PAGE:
Mark Lipton wrote:You are perhaps touching upon the question associated with the poll, but I already mentioned that I find the wording of that question fairly absurd. You are now railing against rampant price increases, a Quixotic battle at its finest it seems to me. Good luck in your battle, Tim. I too pine for the days when Caymus Cab sold for $10 a bottle and Ridge Geyserville sold for $4. I actually did buy them at those prices, but not enough damnitall. But such is hindsight, after all. I also failed to invest in Berkshire Hathaway in 1977. The problem is that these producers will charge whatever the market will bear. About the only choice we consumers have is to vote with our feet and invest our hard-earned shekels in Muscadet and Tannat. Twenty years ago I rebelled against the usurious price gouging in Bordeaux and started buying wines from the Rhone Valley. Now CNdP sells for $40+ and Cornas for $50+ so I'm learning to appreciate Bandol and Pic St. Loup and holding my breath for their precipitous price increases. Frankly, I see no end in sight, unless people start successfully growing vines on Greenland or Antarctica.

Mark Lipton


Well said, Mike.

On the one hand, I agree with you...in part.

OTOH, I will fight that "Quixotic battle" whenever and wherever I can. Somebody has to be the voice of reason in the face of overwhelming greed. If no one else will stand up to the wine industry...I will.


Giving up is the greatest sin in my book, my friend.








I teach for the same reason.
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Re: Would you pay $500 dollars for a bottle of wine?

Postby Dale Williams » Sat Aug 05, 2006 12:42 pm

Mark and Hoke beat me to most of the points I would have made, that's no fun!

I can't really vote in this poll, as none of the answers are something I could justify. Certainly the best $250 bottle I've tried was better than the best $25, but I couldn't quantify it as 10X better. For that matter, I'd far rather have a $24 bottle of Tablas Creek than 4 $6 bottles of Yellowtail, but not sure how I could assert it's 4X better. But in any case it's a pretty accepted economic trusim that the marginal increase in (perceived) quality in any luxury good (and from an economic standpoint pretty much any wine over $10 is a luxury good) diminishes as one goes up the scale. True of cars, watches, AV equipment, clothing, jewelry, etc. etc.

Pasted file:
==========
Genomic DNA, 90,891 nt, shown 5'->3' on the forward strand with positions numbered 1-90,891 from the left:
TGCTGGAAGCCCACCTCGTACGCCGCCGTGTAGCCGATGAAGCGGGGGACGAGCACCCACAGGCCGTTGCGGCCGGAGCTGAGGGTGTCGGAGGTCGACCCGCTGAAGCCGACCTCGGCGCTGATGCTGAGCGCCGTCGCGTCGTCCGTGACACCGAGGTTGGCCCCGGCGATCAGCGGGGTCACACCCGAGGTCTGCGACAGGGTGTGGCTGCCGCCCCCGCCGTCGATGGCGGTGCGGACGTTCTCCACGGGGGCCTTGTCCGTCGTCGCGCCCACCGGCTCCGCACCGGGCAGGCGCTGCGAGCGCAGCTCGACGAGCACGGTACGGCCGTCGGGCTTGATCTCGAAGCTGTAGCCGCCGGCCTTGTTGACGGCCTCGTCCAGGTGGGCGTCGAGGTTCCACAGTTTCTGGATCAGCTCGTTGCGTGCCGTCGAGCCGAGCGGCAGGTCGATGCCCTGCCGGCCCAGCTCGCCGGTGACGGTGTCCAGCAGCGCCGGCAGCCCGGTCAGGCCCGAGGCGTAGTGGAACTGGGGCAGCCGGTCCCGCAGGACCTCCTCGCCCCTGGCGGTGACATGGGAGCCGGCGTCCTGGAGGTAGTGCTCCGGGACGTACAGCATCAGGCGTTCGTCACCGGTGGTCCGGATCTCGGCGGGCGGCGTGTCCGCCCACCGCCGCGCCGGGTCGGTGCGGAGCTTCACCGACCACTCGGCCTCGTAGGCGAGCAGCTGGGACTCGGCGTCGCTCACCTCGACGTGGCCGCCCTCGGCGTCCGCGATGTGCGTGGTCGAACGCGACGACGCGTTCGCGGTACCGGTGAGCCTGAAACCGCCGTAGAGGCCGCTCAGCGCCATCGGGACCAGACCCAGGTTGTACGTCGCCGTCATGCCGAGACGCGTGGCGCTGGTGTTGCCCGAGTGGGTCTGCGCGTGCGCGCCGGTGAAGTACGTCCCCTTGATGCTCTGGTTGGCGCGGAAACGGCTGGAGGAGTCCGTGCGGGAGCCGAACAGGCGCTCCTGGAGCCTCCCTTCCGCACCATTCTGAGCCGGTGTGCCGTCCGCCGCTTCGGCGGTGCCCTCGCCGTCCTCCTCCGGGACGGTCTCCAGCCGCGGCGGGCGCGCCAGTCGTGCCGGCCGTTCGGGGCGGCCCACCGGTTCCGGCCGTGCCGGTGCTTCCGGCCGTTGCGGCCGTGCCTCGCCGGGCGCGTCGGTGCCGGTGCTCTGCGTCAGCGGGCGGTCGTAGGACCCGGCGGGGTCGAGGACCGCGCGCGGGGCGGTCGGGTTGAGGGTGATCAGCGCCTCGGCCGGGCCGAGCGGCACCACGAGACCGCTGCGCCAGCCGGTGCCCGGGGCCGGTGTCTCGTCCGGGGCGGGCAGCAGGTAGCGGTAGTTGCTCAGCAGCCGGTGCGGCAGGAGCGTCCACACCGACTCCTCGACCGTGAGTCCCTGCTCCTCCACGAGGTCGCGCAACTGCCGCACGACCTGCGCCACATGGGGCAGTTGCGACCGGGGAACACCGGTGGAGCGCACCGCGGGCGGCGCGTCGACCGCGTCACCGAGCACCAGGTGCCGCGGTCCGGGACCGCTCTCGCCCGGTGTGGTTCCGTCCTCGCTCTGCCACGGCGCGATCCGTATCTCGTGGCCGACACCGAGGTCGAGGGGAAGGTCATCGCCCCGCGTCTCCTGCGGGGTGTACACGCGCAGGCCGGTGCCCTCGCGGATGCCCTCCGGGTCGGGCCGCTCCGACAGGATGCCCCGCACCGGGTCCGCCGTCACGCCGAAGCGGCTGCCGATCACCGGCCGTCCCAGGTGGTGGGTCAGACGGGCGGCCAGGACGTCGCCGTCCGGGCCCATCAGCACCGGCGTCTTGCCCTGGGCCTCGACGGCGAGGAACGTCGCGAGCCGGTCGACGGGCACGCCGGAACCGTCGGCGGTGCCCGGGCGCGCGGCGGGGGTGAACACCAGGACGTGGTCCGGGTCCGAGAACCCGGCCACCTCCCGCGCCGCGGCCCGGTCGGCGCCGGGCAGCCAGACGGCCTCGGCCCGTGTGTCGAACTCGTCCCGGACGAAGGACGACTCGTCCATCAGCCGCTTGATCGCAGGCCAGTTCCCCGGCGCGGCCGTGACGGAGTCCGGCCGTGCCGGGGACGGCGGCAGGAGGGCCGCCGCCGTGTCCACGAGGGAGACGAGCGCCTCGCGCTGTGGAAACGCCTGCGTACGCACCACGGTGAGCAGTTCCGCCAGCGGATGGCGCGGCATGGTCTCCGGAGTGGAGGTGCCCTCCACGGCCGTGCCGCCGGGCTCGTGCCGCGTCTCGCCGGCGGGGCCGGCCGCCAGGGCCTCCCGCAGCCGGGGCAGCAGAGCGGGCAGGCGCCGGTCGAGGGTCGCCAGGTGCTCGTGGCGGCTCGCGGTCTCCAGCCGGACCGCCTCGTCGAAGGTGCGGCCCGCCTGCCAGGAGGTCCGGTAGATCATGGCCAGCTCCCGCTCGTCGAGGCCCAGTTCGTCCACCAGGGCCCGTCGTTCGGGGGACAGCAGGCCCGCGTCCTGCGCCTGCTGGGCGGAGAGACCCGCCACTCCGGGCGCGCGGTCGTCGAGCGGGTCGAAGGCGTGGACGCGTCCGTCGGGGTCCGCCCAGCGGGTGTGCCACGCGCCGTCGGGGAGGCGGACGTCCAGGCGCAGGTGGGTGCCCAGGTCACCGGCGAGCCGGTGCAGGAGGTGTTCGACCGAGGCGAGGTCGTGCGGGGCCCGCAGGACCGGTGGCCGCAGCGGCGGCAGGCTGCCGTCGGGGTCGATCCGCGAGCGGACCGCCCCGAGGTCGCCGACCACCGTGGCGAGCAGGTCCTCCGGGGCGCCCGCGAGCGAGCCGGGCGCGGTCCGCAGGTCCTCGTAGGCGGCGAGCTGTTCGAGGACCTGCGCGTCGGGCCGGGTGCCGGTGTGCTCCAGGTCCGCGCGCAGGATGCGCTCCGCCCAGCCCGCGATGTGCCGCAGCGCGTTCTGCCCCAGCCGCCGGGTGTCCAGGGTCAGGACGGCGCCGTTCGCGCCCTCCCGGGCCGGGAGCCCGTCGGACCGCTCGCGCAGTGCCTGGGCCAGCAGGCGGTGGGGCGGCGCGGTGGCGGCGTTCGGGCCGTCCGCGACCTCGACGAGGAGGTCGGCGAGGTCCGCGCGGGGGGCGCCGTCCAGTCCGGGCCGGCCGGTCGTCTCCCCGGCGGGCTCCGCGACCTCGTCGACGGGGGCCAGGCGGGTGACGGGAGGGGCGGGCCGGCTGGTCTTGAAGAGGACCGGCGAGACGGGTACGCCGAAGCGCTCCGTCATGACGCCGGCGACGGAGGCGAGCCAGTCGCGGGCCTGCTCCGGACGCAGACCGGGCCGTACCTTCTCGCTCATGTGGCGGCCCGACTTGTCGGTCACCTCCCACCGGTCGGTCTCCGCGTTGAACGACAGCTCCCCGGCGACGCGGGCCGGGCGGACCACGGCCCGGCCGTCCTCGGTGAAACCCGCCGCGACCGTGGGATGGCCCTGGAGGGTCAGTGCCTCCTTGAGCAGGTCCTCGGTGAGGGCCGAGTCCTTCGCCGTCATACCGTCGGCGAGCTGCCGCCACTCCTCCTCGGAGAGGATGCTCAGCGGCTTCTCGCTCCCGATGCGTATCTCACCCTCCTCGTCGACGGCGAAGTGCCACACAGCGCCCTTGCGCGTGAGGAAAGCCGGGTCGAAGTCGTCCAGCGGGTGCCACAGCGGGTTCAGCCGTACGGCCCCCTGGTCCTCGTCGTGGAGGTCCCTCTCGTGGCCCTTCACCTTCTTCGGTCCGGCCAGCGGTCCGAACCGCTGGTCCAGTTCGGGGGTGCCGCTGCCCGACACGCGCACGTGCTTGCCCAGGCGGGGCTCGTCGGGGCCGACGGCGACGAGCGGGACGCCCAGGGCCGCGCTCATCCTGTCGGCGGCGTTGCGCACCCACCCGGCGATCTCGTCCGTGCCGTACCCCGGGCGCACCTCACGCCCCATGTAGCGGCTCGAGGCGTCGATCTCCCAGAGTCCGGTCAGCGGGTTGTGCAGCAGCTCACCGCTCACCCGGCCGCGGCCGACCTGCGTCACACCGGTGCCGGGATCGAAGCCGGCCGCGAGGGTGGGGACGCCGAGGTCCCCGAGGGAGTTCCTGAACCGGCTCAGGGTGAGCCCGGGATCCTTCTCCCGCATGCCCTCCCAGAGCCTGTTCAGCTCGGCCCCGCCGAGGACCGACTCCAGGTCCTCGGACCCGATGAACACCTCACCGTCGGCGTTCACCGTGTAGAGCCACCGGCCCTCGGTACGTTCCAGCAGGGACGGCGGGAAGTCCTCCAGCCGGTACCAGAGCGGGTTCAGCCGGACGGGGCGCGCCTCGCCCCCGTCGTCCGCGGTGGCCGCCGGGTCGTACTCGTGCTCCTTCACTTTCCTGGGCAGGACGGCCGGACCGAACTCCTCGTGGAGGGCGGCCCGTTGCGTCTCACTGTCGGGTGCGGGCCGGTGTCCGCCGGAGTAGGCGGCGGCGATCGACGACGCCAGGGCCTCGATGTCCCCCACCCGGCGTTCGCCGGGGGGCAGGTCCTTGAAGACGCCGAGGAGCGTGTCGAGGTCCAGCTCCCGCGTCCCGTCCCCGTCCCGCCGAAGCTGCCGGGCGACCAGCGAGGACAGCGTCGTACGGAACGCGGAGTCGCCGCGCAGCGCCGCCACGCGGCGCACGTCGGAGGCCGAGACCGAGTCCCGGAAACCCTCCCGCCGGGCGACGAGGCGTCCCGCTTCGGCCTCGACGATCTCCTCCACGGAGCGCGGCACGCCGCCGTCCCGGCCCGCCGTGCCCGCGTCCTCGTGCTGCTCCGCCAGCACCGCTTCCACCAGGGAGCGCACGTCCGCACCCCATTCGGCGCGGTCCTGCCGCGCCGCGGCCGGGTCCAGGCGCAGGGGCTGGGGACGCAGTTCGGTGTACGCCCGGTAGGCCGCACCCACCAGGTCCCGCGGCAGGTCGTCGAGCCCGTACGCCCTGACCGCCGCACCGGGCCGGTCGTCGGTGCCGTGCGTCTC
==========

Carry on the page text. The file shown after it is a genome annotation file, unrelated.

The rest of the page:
I typically spend $8-25 for a bottle of wine, but it's certainly not unusual for me to stretch to $50. A few times a year when I have some extra cash (honoraria, tax refund, etc) I might edge over $100 for something I covet. I probably spend more (as a percentage of income) on wine than anyone I know. But anything over $150 is basically beyond my reach (with the exception of things like '86 Margaux or '83 Cheval that I purchased knowing I was splitting cost with friends). But I don't resent my friends who can spend more. Nor do I mind those friends who serve $10 Merlot (and choose to spend their money on Rolexes or Mercedes, while I drive a 10-year old Corolla and use my cellphone as a watch).

As to Robin's point re copyrighted material, it's not a question of bandwidth but of intellectual property rights.

cheers, Dale
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Re: Would you pay $500 dollars for a bottle of wine?

Postby TimMc » Sat Aug 05, 2006 1:28 pm

Dale Williams wrote: Mark and Hoke beat me to most of the points I would have made, that's no fun!

I can't really vote in this poll, as none of the answers are something I could justify. Certainly the best $250 bottle I've tried was better than the best $25, but I couldn't quantify it as 10X better. For that matter, I'd far rather have a $24 bottle of Tablas Creek than 4 $6 bottles of Yellowtail, but not sure how I could assert it's 4X better. But in any case it's a pretty accepted economic trusim that the marginal increase in (perceived) quality in any luxury good (and from an economic standpoint pretty much any wine over $10 is a luxury good) diminishes as one goes up the scale. True of cars, watches, AV equipment, clothing, jewelry, etc. etc.

I typically spend $8-25 for a bottle of wine, but it's certainly not unusual for me to stretch to $50. A few times a year when I have some extra cash (honoraria, tax refund, etc) I might edge over $100 for something I covet. I probably spend more (as a percentage of income) on wine than anyone I know. But anything over $150 is basically beyond my reach (with the exception of things like '86 Margaux or '83 Cheval that I purchased knowing I was splitting cost with friends). But I don't resent my friends who can spend more. Nor do I mind those friends who serve $10 Merlot (and choose to spend their money on Rolexes or Mercedes, while I drive a 10-year old Corolla and use my cellphone as a watch).